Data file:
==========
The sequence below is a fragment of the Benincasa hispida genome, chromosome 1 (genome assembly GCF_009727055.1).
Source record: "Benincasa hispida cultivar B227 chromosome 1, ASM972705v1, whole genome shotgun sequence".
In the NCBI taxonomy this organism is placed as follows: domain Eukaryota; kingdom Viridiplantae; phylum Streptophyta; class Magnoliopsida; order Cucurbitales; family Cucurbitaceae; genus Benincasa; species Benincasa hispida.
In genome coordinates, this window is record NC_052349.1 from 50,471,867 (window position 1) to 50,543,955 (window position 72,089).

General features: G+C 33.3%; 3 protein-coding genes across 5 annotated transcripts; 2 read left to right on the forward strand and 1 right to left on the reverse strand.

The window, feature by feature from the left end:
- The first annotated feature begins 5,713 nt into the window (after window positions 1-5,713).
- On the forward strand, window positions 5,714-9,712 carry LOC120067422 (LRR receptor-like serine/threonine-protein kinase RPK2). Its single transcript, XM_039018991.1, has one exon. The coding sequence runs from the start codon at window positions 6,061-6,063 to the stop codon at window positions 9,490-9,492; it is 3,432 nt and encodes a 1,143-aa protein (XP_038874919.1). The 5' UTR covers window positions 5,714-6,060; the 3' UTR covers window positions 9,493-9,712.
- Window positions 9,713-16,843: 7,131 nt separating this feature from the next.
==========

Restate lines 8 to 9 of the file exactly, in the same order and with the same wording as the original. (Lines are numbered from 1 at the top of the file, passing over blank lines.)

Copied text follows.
- On the forward strand, window positions 5,714-9,712 carry LOC120067422 (LRR receptor-like serine/threonine-protein kinase RPK2). Its single transcript, XM_039018991.1, has one exon. The coding sequence runs from the start codon at window positions 6,061-6,063 to the stop codon at window positions 9,490-9,492; it is 3,432 nt and encodes a 1,143-aa protein (XP_038874919.1). The 5' UTR covers window positions 5,714-6,060; the 3' UTR covers window positions 9,493-9,712.
- Window positions 9,713-16,843: 7,131 nt separating this feature from the next.